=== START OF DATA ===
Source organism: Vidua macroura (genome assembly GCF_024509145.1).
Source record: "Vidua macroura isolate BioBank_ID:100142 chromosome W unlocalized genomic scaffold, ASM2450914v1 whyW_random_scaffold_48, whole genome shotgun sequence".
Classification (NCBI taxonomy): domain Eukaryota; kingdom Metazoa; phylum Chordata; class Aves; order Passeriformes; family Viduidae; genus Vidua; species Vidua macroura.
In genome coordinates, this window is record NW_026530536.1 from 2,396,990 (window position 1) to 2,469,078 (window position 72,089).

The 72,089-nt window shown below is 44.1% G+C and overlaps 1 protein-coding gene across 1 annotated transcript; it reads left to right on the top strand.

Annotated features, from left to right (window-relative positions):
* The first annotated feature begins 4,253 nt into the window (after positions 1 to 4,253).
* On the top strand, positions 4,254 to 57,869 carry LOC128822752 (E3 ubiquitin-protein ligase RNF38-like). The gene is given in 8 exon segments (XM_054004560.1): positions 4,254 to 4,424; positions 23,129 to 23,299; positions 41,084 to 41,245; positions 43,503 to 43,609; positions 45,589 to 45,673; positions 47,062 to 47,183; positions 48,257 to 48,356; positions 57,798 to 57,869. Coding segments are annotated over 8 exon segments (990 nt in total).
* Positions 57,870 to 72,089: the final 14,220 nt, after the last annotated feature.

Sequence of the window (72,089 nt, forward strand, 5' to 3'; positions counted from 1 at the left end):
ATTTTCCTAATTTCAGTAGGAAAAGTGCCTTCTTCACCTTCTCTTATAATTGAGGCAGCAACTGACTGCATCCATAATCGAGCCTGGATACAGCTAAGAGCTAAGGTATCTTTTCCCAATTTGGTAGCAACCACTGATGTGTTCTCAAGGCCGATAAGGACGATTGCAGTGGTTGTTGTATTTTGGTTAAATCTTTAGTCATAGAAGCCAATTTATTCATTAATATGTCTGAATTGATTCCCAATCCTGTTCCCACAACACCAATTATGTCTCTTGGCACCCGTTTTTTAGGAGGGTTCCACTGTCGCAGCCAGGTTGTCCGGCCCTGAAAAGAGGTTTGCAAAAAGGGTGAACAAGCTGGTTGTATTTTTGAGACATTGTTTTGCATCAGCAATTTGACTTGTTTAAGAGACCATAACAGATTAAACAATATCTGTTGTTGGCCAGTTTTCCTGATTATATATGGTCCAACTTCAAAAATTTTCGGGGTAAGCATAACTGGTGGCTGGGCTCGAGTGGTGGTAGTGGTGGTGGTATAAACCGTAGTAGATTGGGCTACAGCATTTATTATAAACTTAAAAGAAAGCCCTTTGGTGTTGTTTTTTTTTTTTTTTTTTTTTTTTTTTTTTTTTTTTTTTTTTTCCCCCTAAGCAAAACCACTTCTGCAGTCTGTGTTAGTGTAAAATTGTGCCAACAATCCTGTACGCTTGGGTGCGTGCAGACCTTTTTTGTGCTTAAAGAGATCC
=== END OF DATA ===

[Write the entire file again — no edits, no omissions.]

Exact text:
Source organism: Vidua macroura (genome assembly GCF_024509145.1).
Source record: "Vidua macroura isolate BioBank_ID:100142 chromosome W unlocalized genomic scaffold, ASM2450914v1 whyW_random_scaffold_48, whole genome shotgun sequence".
Classification (NCBI taxonomy): domain Eukaryota; kingdom Metazoa; phylum Chordata; class Aves; order Passeriformes; family Viduidae; genus Vidua; species Vidua macroura.
In genome coordinates, this window is record NW_026530536.1 from 2,396,990 (window position 1) to 2,469,078 (window position 72,089).

The 72,089-nt window shown below is 44.1% G+C and overlaps 1 protein-coding gene across 1 annotated transcript; it reads left to right on the top strand.

Annotated features, from left to right (window-relative positions):
* The first annotated feature begins 4,253 nt into the window (after positions 1 to 4,253).
* On the top strand, positions 4,254 to 57,869 carry LOC128822752 (E3 ubiquitin-protein ligase RNF38-like). The gene is given in 8 exon segments (XM_054004560.1): positions 4,254 to 4,424; positions 23,129 to 23,299; positions 41,084 to 41,245; positions 43,503 to 43,609; positions 45,589 to 45,673; positions 47,062 to 47,183; positions 48,257 to 48,356; positions 57,798 to 57,869. Coding segments are annotated over 8 exon segments (990 nt in total).
* Positions 57,870 to 72,089: the final 14,220 nt, after the last annotated feature.

Sequence of the window (72,089 nt, forward strand, 5' to 3'; positions counted from 1 at the left end):
ATTTTCCTAATTTCAGTAGGAAAAGTGCCTTCTTCACCTTCTCTTATAATTGAGGCAGCAACTGACTGCATCCATAATCGAGCCTGGATACAGCTAAGAGCTAAGGTATCTTTTCCCAATTTGGTAGCAACCACTGATGTGTTCTCAAGGCCGATAAGGACGATTGCAGTGGTTGTTGTATTTTGGTTAAATCTTTAGTCATAGAAGCCAATTTATTCATTAATATGTCTGAATTGATTCCCAATCCTGTTCCCACAACACCAATTATGTCTCTTGGCACCCGTTTTTTAGGAGGGTTCCACTGTCGCAGCCAGGTTGTCCGGCCCTGAAAAGAGGTTTGCAAAAAGGGTGAACAAGCTGGTTGTATTTTTGAGACATTGTTTTGCATCAGCAATTTGACTTGTTTAAGAGACCATAACAGATTAAACAATATCTGTTGTTGGCCAGTTTTCCTGATTATATATGGTCCAACTTCAAAAATTTTCGGGGTAAGCATAACTGGTGGCTGGGCTCGAGTGGTGGTAGTGGTGGTGGTATAAACCGTAGTAGATTGGGCTACAGCATTTATTATAAACTTAAAAGAAAGCCCTTTGGTGTTGTTTTTTTTTTTTTTTTTTTTTTTTTTTTTTTTTTTTTTTTTTTCCCCCTAAGCAAAACCACTTCTGCAGTCTGTGTTAGTGTAAAATTGTGCCAACAATCCTGTACGCTTGGGTGCGTGCAGACCTTTTTTGTGCTTAAAGAGATCC